Author's Final Manuscript
Greece and Rome
The surprising absence of violent language from classical Athenian curses is best understood as a rhetorical strategy appropriate for getting the divine powers to enact the curser's desire to harm his or her enemies and to gain an advantage in the particular agonistic context. A contrast with the extravagantly violent language of other contemporary curses, which call for unmitigated catastrophe to befall their targets, shows that the fundamental difference between these curses is the audience that they primarily address, which shapes the nature of the request that is made in the imprecation. Whereas contingent curses primarily address the human community with highly intense rhetoric to deter potential violation, these agonistic curses against rivals request assistance in the rivalry from some power beyond the human community, limiting the extravagance of the request to improve the chance of fulfilment.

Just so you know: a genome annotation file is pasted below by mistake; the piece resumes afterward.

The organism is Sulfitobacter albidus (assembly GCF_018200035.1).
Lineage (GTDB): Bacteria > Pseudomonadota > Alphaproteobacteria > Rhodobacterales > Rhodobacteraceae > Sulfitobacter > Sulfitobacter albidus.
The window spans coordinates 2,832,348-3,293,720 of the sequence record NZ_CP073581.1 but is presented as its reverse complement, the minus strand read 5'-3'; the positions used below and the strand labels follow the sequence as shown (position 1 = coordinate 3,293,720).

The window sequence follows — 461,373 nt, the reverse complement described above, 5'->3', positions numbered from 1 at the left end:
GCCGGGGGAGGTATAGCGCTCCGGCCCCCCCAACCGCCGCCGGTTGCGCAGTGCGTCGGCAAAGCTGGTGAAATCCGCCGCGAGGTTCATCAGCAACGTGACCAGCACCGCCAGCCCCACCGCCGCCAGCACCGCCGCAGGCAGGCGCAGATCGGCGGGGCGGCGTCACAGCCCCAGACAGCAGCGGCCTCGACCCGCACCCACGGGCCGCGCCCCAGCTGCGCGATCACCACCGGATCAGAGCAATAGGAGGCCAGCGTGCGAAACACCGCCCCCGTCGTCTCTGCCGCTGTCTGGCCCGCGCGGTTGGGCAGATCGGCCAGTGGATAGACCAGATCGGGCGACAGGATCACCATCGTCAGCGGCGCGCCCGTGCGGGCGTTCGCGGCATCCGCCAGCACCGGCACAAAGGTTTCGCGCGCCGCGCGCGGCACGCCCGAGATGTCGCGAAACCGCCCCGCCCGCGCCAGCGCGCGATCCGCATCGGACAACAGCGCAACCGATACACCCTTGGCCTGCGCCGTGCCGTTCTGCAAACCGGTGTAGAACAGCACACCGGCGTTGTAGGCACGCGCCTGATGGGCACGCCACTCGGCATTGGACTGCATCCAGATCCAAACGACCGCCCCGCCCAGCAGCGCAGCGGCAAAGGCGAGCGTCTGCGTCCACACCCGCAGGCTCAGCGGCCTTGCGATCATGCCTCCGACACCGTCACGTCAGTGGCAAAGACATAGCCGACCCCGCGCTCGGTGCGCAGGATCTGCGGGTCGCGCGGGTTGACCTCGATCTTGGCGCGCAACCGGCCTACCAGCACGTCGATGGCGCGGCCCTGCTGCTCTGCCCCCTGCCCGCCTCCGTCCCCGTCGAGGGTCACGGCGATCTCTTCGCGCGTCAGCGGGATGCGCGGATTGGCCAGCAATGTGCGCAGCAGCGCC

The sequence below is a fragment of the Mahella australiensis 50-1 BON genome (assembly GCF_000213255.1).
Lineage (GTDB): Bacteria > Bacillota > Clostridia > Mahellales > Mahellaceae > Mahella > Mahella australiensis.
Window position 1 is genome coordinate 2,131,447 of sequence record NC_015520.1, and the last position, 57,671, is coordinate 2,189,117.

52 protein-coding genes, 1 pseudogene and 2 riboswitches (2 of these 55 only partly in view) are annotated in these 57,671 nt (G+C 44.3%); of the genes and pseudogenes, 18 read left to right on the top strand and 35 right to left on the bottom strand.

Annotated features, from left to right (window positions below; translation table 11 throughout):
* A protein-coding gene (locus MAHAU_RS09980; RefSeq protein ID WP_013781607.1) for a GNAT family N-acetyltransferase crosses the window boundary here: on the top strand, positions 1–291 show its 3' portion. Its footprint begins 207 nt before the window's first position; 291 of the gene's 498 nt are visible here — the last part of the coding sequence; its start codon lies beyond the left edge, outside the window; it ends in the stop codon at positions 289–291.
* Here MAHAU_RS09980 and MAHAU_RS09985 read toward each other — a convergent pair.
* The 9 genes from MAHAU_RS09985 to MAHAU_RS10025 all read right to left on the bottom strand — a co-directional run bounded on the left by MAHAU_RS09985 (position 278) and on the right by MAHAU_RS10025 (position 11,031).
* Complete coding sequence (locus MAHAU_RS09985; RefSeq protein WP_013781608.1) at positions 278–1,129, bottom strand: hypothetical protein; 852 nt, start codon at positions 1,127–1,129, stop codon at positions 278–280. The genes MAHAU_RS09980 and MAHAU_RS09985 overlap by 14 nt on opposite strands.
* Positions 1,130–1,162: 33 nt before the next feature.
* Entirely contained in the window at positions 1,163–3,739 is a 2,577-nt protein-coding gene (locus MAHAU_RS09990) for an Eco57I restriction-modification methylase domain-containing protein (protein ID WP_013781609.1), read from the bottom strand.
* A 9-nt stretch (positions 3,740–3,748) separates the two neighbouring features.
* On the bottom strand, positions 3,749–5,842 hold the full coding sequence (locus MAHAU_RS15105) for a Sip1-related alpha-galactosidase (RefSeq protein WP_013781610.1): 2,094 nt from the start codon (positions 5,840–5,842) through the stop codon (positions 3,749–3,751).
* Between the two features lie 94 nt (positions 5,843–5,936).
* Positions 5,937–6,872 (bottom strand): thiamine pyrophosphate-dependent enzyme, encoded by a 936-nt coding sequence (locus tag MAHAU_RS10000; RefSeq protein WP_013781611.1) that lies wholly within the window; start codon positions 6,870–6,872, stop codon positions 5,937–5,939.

Edmonds, R. 2022. "Contingent Catastrophe or Agonistic Advantage: The Rhetoric of Violence in Classical Athenian Curses." Greece and Rome 69.1: 8-26.